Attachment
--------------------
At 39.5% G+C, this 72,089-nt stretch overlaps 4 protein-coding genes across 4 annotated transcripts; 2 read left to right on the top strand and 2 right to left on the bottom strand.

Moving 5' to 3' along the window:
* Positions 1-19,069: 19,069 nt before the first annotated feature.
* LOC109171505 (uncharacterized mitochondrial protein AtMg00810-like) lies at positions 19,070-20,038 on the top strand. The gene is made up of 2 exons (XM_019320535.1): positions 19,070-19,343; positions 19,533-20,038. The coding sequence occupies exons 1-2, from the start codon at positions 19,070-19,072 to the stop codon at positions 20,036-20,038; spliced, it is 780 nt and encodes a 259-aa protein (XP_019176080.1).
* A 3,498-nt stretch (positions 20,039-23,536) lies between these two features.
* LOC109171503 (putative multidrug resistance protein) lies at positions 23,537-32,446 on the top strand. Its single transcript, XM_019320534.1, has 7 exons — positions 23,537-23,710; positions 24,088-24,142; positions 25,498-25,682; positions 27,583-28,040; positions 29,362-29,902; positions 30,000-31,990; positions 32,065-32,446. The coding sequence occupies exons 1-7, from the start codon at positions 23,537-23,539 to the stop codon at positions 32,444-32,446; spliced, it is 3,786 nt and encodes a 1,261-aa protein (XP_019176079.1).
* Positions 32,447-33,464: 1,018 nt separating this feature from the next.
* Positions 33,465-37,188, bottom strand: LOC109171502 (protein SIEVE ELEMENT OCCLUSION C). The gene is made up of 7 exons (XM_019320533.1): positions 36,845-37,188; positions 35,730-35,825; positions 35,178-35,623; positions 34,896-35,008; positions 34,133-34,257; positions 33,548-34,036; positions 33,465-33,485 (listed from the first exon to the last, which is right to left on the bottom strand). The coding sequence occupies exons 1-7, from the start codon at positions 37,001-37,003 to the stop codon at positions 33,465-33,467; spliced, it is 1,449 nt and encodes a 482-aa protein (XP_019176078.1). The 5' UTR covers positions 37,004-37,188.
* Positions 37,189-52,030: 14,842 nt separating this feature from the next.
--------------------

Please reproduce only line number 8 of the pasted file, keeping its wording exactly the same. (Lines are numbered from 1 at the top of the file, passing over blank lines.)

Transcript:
* Positions 33,465-37,188, bottom strand: LOC109171502 (protein SIEVE ELEMENT OCCLUSION C). The gene is made up of 7 exons (XM_019320533.1): positions 36,845-37,188; positions 35,730-35,825; positions 35,178-35,623; positions 34,896-35,008; positions 34,133-34,257; positions 33,548-34,036; positions 33,465-33,485 (listed from the first exon to the last, which is right to left on the bottom strand). The coding sequence occupies exons 1-7, from the start codon at positions 37,001-37,003 to the stop codon at positions 33,465-33,467; spliced, it is 1,449 nt and encodes a 482-aa protein (XP_019176078.1). The 5' UTR covers positions 37,004-37,188.